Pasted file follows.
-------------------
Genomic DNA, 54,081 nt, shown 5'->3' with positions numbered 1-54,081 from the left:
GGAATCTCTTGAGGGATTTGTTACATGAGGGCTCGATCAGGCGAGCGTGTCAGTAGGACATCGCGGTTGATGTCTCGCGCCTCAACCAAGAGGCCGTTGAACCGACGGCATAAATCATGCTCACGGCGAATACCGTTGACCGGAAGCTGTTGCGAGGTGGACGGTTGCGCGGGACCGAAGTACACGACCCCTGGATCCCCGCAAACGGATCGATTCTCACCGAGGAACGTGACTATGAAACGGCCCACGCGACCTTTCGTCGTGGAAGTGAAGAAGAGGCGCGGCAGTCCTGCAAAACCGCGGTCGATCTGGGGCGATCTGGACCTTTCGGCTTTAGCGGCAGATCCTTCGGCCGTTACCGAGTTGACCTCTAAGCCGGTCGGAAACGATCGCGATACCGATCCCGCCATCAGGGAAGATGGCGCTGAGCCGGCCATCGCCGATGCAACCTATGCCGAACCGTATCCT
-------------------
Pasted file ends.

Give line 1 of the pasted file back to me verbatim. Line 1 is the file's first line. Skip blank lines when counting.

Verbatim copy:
Genomic DNA, 54,081 nt, shown 5'->3' with positions numbered 1-54,081 from the left: